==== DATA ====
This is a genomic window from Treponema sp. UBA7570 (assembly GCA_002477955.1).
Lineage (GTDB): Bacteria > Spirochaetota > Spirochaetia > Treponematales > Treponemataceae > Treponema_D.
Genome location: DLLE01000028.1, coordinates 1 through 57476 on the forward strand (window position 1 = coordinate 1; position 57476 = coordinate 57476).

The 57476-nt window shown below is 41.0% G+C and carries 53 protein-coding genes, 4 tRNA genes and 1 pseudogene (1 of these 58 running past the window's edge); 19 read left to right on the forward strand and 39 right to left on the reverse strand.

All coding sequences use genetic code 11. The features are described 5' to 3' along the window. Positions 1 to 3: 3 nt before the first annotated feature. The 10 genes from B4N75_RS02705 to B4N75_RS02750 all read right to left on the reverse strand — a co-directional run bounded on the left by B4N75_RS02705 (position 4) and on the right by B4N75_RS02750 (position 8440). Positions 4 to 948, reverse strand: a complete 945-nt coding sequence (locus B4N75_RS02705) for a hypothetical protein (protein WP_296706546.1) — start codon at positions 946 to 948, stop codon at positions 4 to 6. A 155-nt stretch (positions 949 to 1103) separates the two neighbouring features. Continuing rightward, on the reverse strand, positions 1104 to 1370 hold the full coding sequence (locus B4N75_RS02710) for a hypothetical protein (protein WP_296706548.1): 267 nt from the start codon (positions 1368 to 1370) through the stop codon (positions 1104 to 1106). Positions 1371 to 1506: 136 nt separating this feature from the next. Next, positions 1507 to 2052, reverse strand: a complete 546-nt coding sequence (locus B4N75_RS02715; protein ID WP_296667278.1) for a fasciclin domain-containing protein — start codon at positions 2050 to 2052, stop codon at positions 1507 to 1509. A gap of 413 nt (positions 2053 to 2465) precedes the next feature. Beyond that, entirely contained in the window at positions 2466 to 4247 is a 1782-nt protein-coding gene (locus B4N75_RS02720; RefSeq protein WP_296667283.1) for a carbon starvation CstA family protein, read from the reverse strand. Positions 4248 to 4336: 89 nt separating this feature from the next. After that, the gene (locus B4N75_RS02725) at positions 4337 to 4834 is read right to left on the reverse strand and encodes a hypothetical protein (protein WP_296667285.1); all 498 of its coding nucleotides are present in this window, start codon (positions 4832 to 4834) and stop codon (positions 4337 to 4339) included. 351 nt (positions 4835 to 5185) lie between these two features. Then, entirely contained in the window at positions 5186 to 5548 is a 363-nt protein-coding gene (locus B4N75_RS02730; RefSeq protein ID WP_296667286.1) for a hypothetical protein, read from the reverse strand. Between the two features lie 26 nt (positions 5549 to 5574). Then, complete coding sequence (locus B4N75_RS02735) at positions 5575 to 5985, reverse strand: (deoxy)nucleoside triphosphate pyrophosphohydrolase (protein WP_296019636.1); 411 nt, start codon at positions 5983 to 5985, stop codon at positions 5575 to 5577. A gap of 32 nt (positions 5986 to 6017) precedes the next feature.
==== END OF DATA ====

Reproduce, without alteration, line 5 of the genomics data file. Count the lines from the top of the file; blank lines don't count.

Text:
All coding sequences use genetic code 11. The features are described 5' to 3' along the window. Positions 1 to 3: 3 nt before the first annotated feature. The 10 genes from B4N75_RS02705 to B4N75_RS02750 all read right to left on the reverse strand — a co-directional run bounded on the left by B4N75_RS02705 (position 4) and on the right by B4N75_RS02750 (position 8440). Positions 4 to 948, reverse strand: a complete 945-nt coding sequence (locus B4N75_RS02705) for a hypothetical protein (protein WP_296706546.1) — start codon at positions 946 to 948, stop codon at positions 4 to 6. A 155-nt stretch (positions 949 to 1103) separates the two neighbouring features. Continuing rightward, on the reverse strand, positions 1104 to 1370 hold the full coding sequence (locus B4N75_RS02710) for a hypothetical protein (protein WP_296706548.1): 267 nt from the start codon (positions 1368 to 1370) through the stop codon (positions 1104 to 1106). Positions 1371 to 1506: 136 nt separating this feature from the next. Next, positions 1507 to 2052, reverse strand: a complete 546-nt coding sequence (locus B4N75_RS02715; protein ID WP_296667278.1) for a fasciclin domain-containing protein — start codon at positions 2050 to 2052, stop codon at positions 1507 to 1509. A gap of 413 nt (positions 2053 to 2465) precedes the next feature. Beyond that, entirely contained in the window at positions 2466 to 4247 is a 1782-nt protein-coding gene (locus B4N75_RS02720; RefSeq protein WP_296667283.1) for a carbon starvation CstA family protein, read from the reverse strand. Positions 4248 to 4336: 89 nt separating this feature from the next. After that, the gene (locus B4N75_RS02725) at positions 4337 to 4834 is read right to left on the reverse strand and encodes a hypothetical protein (protein WP_296667285.1); all 498 of its coding nucleotides are present in this window, start codon (positions 4832 to 4834) and stop codon (positions 4337 to 4339) included. 351 nt (positions 4835 to 5185) lie between these two features. Then, entirely contained in the window at positions 5186 to 5548 is a 363-nt protein-coding gene (locus B4N75_RS02730; RefSeq protein ID WP_296667286.1) for a hypothetical protein, read from the reverse strand. Between the two features lie 26 nt (positions 5549 to 5574). Then, complete coding sequence (locus B4N75_RS02735) at positions 5575 to 5985, reverse strand: (deoxy)nucleoside triphosphate pyrophosphohydrolase (protein WP_296019636.1); 411 nt, start codon at positions 5983 to 5985, stop codon at positions 5575 to 5577. A gap of 32 nt (positions 5986 to 6017) precedes the next feature.